This is the first of a three-part series. Read the part-two here and look out for the next installment in print and online next week.
In a comfortably lit living room, 10 young adults sit in a circle and check in about each other’s mental health.
Some struggle with depression. Others, obsessive compulsive disorder and post-traumatic stress disorder. Some have survived eating disorders; others, suicide attempts. Participants come from all walks of Jewish life; some are secular or traditional, others have broken with Orthodox or ultra-Orthodox pasts.
Terms like “anxiety,” “recovery” and “relapse” settle comfortably with the weight of understanding. After each person has spoken, he or she says, “Dibarti” — Hebrew for “I have spoken.” In response, the group murmurs “Shamati” — “I have heard.”
The support group, informally called “How You Feeling?” is a grassroots project of Rabbi Avram Mlotek, one of the founders of Base Hillel, home-based communities for Jewish millennials that use a rabbi’s home as a convening point for pluralistic Jewish life. Rabbi Mlotek heads Base DWTN in Manhattan’s Flatiron District. News of the support space spreads by word-of-mouth — it now has 10 to 12 regulars who meet on a monthly basis.
“My mental health will be a struggle for the rest of my life.”
“It’s a place for people to come and be emotionally vulnerable with one another,” said Rabbi Mlotek, 30, a graduate of Yeshivat Chovevei Torah, an Orthodox rabbinical school that stresses clinical pastoral education, or CPE, in its core curriculum. “Realizing that you are not alone in your struggle has the incredible power to comfort and heal.”
For Sam Langstein, a 23-year-old Brooklynite, the group has been a lifeline. Langstein joined the gathering last year and struggles with depression. Suicide attempts stain his teenage and early adult memories. Though he is making “slow but steady progress,” he lives in fear of a relapse — he was hospitalized again only a few months ago.
“My mental health will be a struggle for the rest of my life,” Langstein told The Jewish Week. Tall and lean with a discreet air, he wears round, thick-rimmed glasses and speaks softly. His hair is cropped short. “I can’t keep silent for the rest of my life,” he said. (Read his story here.)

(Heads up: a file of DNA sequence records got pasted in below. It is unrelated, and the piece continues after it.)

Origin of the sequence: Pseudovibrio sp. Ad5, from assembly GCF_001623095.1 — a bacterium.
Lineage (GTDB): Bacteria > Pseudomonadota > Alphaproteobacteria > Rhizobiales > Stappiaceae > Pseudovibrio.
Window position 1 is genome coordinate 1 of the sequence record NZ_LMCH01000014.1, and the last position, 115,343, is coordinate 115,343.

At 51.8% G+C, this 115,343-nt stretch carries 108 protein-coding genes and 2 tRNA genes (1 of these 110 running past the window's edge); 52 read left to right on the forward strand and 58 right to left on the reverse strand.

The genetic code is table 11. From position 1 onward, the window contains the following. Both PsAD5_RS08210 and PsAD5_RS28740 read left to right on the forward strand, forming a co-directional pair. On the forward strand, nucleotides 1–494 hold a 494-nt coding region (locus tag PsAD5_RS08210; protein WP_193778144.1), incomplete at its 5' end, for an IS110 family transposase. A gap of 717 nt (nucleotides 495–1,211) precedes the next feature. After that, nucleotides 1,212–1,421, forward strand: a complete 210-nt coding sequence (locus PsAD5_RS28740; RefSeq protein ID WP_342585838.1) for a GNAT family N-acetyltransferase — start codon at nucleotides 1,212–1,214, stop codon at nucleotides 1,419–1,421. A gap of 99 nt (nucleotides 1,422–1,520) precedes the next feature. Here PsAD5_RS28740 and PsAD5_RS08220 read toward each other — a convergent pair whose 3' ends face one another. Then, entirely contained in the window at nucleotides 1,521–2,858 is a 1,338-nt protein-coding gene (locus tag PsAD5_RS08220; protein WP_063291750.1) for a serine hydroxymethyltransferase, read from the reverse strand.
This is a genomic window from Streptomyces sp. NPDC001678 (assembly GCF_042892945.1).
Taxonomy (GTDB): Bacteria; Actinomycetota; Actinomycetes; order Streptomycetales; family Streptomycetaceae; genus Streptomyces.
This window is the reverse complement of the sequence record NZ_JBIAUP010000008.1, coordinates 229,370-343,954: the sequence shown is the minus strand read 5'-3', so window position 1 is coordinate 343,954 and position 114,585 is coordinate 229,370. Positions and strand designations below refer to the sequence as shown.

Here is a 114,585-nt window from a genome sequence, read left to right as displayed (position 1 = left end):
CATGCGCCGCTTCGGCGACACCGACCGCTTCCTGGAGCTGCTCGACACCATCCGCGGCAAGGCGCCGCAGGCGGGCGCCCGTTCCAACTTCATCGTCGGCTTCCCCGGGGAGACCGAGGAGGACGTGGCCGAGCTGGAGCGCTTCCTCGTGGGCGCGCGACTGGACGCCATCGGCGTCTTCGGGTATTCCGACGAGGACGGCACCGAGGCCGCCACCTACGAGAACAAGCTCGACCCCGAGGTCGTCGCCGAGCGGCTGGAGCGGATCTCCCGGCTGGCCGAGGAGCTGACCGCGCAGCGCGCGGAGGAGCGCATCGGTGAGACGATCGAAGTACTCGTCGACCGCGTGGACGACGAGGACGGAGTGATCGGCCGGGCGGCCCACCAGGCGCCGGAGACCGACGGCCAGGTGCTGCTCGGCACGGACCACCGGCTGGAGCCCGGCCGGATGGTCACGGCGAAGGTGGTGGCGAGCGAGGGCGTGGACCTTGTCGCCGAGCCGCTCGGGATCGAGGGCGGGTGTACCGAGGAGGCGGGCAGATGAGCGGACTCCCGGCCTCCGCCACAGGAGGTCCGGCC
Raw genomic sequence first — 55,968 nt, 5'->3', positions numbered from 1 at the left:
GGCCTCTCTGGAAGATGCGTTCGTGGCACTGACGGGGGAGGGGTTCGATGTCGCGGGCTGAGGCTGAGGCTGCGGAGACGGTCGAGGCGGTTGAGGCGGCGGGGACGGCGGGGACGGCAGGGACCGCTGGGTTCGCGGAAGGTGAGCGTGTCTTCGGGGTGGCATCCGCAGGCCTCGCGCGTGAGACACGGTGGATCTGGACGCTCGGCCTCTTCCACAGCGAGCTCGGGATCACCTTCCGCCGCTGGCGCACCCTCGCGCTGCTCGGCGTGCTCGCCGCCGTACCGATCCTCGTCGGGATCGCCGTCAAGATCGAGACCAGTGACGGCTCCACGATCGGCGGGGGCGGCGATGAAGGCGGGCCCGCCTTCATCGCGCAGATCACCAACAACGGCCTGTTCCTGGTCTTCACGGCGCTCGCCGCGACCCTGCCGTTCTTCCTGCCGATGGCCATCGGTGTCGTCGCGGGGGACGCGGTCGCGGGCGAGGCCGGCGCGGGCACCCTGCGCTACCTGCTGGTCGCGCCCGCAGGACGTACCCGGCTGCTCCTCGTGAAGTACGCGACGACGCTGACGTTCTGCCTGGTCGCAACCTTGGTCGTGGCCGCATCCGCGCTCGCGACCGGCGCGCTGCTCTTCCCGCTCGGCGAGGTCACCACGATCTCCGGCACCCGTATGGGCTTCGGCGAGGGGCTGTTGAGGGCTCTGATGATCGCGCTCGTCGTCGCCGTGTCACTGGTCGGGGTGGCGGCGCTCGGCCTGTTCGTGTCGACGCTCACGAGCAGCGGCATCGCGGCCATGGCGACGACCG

The mental health support group, which Mlotek started in January 2016, speaks to a growing need among young Jews to create more personal, hands-on approaches to addressing issues of mental health. It is one of several recently launched projects to combat stigmas surrounding mental health problems and to support those struggling to cope and heal. Though mainstream Jewish organizations — including UJA-Federation of New York and The Jewish Board of Family and Children’s Services — have provided support to those struggling with mental ailments for decades, in recent years there has been a new, grassroots-level awareness of the problem by young Jews from across the religious spectrum and several entrepreneurial, organic solutions are now emerging.
“The Jewish community is starting to realize that solutions to systemic problems come from within.”
Dr. Michelle Friedman, a psychiatrist and the founder of a pastoral counseling program at Yeshivat Chovevei Torah, attributes the wellspring of initiatives to a fresh willingness to think “outside the box.”
“We live in an entrepreneurial, start-up age,” said Friedman. “The Jewish community is starting to realize that solutions to systemic problems come from within.” YCT was a pioneer in the field of pastoral counseling; today, study in the field is a standard requirement in most rabbinical schools.
The recent spate of deaths caused by opioid overdoses in the Orthodox community is another wake-up call. (Full story here.) Since the beginning of June, it’s been reported that 13 local Orthodox and formerly Orthodox Jews under the age of 35 have died of overdoses; since January of this year, that number is over 100, experts say. While 2016 saw an alarming spike in the number of ultra-Orthodox deaths by overdose — 65 in the past Jewish calendar year, according to Zvi Gluck, director of Orthodox social service organization Amudim — this year’s death toll quickly surpassed those numbers.
Though few studies have compared the rates of mental health disorders in the Jewish community to rates in the general population, Dr. Isaac Schechter, clinical psychologist and director of the Center for Applied Psychology at the clinic Bikur Cholim in Rockland County, believes Orthodox Jews might have a higher rate of diagnosable anxiety disorders than the general population. (Schechter will be releasing his research on the subject in the coming months.) At Schechter’s 1,000-patient mental health clinic, 90 percent of the patients identify as Jewish and 50 to 60 percent of patients identify as chasidic.
“The more insular a community, the more likely it is that anxiety disorders will increase. Everybody knows what is in everybody else’s cholent pot.”
“A tight-knit community has many benefits,” he said, pointing to the exceptionally low rate of homelessness in the chasidic community. “But every positive has a negative downside.” He speculated that anxiety disorders in the Orthodox community are more prevalent because observant Jews frequently feel watched and judged by their peers. “The more insular a community, the more likely it is that anxiety disorders will increase,” he said. “Everybody knows what is in everybody else’s cholent pot.”